bayesfactor_inclusion {bayestestR} R Documentation

## Inclusion Bayes Factors for testing predictors across Bayesian models

### Description

The ⁠bf_*⁠ function is an alias of the main function.

### Usage

bayesfactor_inclusion(models, match_models = FALSE, prior_odds = NULL, ...)

bf_inclusion(models, match_models = FALSE, prior_odds = NULL, ...)


### Arguments

 models An object of class bayesfactor_models() or BFBayesFactor. match_models See details. prior_odds Optional vector of prior odds for the models. See ⁠BayesFactor::priorOdds<-⁠. ... Arguments passed to or from other methods.

### Details

Inclusion Bayes factors answer the question: Are the observed data more probable under models with a particular effect, than they are under models without that particular effect? In other words, on average - are models with effect X more likely to have produced the observed data than models without effect X?

#### Match Models

If match_models=FALSE (default), Inclusion BFs are computed by comparing all models with a term against all models without that term. If TRUE, comparison is restricted to models that (1) do not include any interactions with the term of interest; (2) for interaction terms, averaging is done only across models that containe the main effect terms from which the interaction term is comprised.

### Value

a data frame containing the prior and posterior probabilities, and log(BF) for each effect (Use as.numeric() to extract the non-log Bayes factors; see examples).

### Interpreting Bayes Factors

A Bayes factor greater than 1 can be interpreted as evidence against the null, at which one convention is that a Bayes factor greater than 3 can be considered as "substantial" evidence against the null (and vice versa, a Bayes factor smaller than 1/3 indicates substantial evidence in favor of the null-model) (Wetzels et al. 2011).

### Note

Random effects in the lmer style are converted to interaction terms: i.e., (X|G) will become the terms 1:G and X:G.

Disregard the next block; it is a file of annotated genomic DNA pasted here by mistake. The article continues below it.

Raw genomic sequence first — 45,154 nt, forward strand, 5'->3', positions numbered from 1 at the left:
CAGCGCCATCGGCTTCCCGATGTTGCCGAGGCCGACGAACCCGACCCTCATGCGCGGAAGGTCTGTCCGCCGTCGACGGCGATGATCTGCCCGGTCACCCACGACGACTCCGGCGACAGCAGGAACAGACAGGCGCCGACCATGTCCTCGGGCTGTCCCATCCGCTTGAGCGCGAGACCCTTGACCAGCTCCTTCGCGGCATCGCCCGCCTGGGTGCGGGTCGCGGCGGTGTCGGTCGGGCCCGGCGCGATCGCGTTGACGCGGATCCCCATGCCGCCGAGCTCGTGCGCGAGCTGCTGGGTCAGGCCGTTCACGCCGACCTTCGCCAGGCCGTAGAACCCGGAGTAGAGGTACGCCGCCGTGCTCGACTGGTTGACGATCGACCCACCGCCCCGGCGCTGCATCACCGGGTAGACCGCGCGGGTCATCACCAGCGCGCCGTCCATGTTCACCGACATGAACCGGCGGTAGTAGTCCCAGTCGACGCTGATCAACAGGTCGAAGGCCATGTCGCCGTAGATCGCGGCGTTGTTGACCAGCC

### Author(s)

Mattan S. Ben-Shachar

### References

• Hinne, M., Gronau, Q. F., van den Bergh, D., and Wagenmakers, E. (2019, March 25). A conceptual introduction to Bayesian Model Averaging. doi:10.31234/osf.io/wgb64

• Clyde, M. A., Ghosh, J., & Littman, M. L. (2011). Bayesian adaptive sampling for variable selection and model averaging. Journal of Computational and Graphical Statistics, 20(1), 80-101.

• Mathot, S. (2017). Bayes like a Baws: Interpreting Bayesian Repeated Measures in JASP Blog post.

weighted_posteriors() for Bayesian parameter averaging.

### Examples

library(bayestestR)

# Using bayesfactor_models:
# ------------------------------
mo0 <- lm(Sepal.Length ~ 1, data = iris)
mo1 <- lm(Sepal.Length ~ Species, data = iris)
mo2 <- lm(Sepal.Length ~ Species + Petal.Length, data = iris)
mo3 <- lm(Sepal.Length ~ Species * Petal.Length, data = iris)

BFmodels <- bayesfactor_models(mo1, mo2, mo3, denominator = mo0)
(bf_inc <- bayesfactor_inclusion(BFmodels))

as.numeric(bf_inc)

## Not run:
# BayesFactor
# -------------------------------
library(BayesFactor)

BF <- generalTestBF(len ~ supp * dose, ToothGrowth, progress = FALSE)

bayesfactor_inclusion(BF)

# compare only matched models:
bayesfactor_inclusion(BF, match_models = TRUE)

## End(Not run)


[Package bayestestR version 0.13.0 Index]